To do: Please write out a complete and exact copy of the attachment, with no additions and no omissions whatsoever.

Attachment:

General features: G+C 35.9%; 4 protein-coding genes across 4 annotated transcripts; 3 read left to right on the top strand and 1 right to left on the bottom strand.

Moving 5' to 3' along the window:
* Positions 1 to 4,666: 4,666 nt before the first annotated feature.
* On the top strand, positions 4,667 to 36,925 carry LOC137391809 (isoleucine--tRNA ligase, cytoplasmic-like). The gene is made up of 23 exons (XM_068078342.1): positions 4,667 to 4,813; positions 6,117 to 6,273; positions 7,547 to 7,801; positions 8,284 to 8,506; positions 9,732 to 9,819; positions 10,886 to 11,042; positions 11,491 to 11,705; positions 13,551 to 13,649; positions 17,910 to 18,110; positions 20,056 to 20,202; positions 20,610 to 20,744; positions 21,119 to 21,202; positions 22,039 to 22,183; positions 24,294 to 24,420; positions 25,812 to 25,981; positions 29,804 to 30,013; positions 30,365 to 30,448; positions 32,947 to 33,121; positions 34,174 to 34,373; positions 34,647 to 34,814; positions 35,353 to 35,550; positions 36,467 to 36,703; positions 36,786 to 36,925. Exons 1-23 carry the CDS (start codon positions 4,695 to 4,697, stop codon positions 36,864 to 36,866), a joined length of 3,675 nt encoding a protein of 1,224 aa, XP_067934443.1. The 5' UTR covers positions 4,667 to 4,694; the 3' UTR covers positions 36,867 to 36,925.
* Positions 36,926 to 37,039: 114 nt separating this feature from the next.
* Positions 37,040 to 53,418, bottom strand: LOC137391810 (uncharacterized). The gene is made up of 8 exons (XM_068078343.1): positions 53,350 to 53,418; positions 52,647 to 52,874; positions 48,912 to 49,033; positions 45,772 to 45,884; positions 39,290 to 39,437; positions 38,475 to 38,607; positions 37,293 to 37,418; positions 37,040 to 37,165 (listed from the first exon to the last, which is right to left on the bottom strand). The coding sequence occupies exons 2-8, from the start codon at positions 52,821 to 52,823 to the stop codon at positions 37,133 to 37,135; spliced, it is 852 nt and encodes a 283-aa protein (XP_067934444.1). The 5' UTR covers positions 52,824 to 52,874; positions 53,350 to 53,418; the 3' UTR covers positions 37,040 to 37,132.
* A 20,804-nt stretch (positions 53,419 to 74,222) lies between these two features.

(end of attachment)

General features: G+C 35.9%; 4 protein-coding genes across 4 annotated transcripts; 3 read left to right on the top strand and 1 right to left on the bottom strand.

Moving 5' to 3' along the window:
* Positions 1 to 4,666: 4,666 nt before the first annotated feature.
* On the top strand, positions 4,667 to 36,925 carry LOC137391809 (isoleucine--tRNA ligase, cytoplasmic-like). The gene is made up of 23 exons (XM_068078342.1): positions 4,667 to 4,813; positions 6,117 to 6,273; positions 7,547 to 7,801; positions 8,284 to 8,506; positions 9,732 to 9,819; positions 10,886 to 11,042; positions 11,491 to 11,705; positions 13,551 to 13,649; positions 17,910 to 18,110; positions 20,056 to 20,202; positions 20,610 to 20,744; positions 21,119 to 21,202; positions 22,039 to 22,183; positions 24,294 to 24,420; positions 25,812 to 25,981; positions 29,804 to 30,013; positions 30,365 to 30,448; positions 32,947 to 33,121; positions 34,174 to 34,373; positions 34,647 to 34,814; positions 35,353 to 35,550; positions 36,467 to 36,703; positions 36,786 to 36,925. Exons 1-23 carry the CDS (start codon positions 4,695 to 4,697, stop codon positions 36,864 to 36,866), a joined length of 3,675 nt encoding a protein of 1,224 aa, XP_067934443.1. The 5' UTR covers positions 4,667 to 4,694; the 3' UTR covers positions 36,867 to 36,925.
* Positions 36,926 to 37,039: 114 nt separating this feature from the next.
* Positions 37,040 to 53,418, bottom strand: LOC137391810 (uncharacterized). The gene is made up of 8 exons (XM_068078343.1): positions 53,350 to 53,418; positions 52,647 to 52,874; positions 48,912 to 49,033; positions 45,772 to 45,884; positions 39,290 to 39,437; positions 38,475 to 38,607; positions 37,293 to 37,418; positions 37,040 to 37,165 (listed from the first exon to the last, which is right to left on the bottom strand). The coding sequence occupies exons 2-8, from the start codon at positions 52,821 to 52,823 to the stop codon at positions 37,133 to 37,135; spliced, it is 852 nt and encodes a 283-aa protein (XP_067934444.1). The 5' UTR covers positions 52,824 to 52,874; positions 53,350 to 53,418; the 3' UTR covers positions 37,040 to 37,132.
* A 20,804-nt stretch (positions 53,419 to 74,222) lies between these two features.